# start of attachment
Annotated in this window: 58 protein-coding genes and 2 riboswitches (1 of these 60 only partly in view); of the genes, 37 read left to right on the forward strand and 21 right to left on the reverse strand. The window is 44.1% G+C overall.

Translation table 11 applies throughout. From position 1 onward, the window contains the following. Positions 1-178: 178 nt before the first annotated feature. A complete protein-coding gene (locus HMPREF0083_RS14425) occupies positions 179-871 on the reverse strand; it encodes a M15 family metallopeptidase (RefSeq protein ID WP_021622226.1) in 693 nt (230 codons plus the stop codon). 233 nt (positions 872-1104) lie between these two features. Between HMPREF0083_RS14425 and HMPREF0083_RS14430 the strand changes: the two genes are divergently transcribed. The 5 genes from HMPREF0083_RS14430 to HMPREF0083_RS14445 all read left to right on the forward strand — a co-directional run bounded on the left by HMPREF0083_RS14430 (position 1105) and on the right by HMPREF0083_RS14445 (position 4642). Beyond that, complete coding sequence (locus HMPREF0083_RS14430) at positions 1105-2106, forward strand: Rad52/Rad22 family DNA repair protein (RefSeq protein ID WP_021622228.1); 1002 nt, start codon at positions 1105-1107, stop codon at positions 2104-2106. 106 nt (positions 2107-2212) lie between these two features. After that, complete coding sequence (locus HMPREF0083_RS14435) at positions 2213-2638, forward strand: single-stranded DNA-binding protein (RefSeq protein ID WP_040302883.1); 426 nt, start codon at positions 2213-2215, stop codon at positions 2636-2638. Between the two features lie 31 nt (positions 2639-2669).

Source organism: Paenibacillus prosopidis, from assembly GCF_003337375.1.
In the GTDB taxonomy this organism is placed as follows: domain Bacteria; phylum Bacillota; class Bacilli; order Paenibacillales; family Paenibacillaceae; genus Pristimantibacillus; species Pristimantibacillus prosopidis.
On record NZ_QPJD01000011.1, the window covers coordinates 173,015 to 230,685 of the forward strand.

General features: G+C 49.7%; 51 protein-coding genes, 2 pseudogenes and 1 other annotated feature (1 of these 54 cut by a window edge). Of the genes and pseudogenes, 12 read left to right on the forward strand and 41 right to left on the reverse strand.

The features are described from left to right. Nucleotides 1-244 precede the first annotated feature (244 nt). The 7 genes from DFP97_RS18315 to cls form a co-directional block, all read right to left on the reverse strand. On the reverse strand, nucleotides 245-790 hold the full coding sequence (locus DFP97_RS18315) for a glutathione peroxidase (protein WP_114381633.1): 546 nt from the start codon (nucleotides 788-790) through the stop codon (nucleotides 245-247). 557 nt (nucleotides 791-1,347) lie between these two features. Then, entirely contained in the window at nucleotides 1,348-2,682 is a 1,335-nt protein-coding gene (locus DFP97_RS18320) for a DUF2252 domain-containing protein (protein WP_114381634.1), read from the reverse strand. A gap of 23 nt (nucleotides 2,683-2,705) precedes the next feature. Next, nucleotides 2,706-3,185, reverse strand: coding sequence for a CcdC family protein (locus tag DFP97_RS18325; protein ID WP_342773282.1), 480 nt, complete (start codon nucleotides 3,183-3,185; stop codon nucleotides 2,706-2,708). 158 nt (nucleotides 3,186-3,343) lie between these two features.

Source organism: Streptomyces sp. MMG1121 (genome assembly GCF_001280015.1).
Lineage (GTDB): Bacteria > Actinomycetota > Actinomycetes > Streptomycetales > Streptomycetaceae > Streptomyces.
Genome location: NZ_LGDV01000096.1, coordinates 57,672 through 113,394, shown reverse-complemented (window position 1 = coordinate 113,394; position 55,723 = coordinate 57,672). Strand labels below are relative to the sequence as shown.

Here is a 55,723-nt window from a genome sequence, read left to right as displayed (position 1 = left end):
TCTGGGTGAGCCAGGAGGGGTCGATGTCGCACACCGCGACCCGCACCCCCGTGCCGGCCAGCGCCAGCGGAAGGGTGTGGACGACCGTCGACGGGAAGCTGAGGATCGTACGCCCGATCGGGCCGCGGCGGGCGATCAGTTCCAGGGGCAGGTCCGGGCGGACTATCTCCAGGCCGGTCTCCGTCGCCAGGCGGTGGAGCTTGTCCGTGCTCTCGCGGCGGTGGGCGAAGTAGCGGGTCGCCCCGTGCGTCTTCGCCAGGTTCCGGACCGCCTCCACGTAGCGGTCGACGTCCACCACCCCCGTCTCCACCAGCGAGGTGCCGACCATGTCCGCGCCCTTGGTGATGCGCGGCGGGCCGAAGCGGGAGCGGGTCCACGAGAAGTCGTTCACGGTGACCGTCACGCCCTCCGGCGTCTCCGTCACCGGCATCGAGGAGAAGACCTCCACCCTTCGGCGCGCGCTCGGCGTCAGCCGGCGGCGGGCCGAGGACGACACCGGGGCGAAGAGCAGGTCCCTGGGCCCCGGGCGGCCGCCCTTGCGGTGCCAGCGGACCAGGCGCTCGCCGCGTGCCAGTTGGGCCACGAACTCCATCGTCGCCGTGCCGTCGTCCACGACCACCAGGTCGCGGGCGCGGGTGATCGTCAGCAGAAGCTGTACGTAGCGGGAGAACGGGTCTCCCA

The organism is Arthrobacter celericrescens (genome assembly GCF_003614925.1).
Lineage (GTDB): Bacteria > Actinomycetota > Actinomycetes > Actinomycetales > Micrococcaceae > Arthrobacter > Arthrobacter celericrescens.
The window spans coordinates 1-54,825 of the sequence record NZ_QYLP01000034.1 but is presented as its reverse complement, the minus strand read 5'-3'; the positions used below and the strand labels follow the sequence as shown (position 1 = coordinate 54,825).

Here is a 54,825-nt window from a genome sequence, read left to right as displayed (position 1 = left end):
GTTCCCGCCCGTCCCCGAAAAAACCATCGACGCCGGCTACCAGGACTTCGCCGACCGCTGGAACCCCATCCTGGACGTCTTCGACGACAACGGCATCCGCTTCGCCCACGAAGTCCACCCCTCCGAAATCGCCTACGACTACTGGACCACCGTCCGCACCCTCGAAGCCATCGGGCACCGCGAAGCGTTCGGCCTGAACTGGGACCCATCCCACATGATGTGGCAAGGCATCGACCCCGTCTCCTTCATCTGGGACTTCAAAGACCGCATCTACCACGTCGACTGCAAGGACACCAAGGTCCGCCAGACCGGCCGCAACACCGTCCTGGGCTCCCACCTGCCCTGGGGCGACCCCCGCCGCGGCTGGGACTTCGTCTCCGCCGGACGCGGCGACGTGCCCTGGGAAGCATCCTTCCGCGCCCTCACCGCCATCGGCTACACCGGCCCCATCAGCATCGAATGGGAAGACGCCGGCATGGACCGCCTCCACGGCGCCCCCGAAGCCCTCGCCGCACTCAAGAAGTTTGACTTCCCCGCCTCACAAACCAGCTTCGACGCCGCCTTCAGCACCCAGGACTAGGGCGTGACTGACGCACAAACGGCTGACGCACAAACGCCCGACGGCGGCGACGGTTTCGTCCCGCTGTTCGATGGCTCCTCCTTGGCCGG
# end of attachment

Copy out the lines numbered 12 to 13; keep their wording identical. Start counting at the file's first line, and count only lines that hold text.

TCTGGGTGAGCCAGGAGGGGTCGATGTCGCACACCGCGACCCGCACCCCCGTGCCGGCCAGCGCCAGCGGAAGGGTGTGGACGACCGTCGACGGGAAGCTGAGGATCGTACGCCCGATCGGGCCGCGGCGGGCGATCAGTTCCAGGGGCAGGTCCGGGCGGACTATCTCCAGGCCGGTCTCCGTCGCCAGGCGGTGGAGCTTGTCCGTGCTCTCGCGGCGGTGGGCGAAGTAGCGGGTCGCCCCGTGCGTCTTCGCCAGGTTCCGGACCGCCTCCACGTAGCGGTCGACGTCCACCACCCCCGTCTCCACCAGCGAGGTGCCGACCATGTCCGCGCCCTTGGTGATGCGCGGCGGGCCGAAGCGGGAGCGGGTCCACGAGAAGTCGTTCACGGTGACCGTCACGCCCTCCGGCGTCTCCGTCACCGGCATCGAGGAGAAGACCTCCACCCTTCGGCGCGCGCTCGGCGTCAGCCGGCGGCGGGCCGAGGACGACACCGGGGCGAAGAGCAGGTCCCTGGGCCCCGGGCGGCCGCCCTTGCGGTGCCAGCGGACCAGGCGCTCGCCGCGTGCCAGTTGGGCCACGAACTCCATCGTCGCCGTGCCGTCGTCCACGACCACCAGGTCGCGGGCGCGGGTGATCGTCAGCAGAAGCTGTACGTAGCGGGAGAACGGGTCTCCCA

The organism is Arthrobacter celericrescens (genome assembly GCF_003614925.1).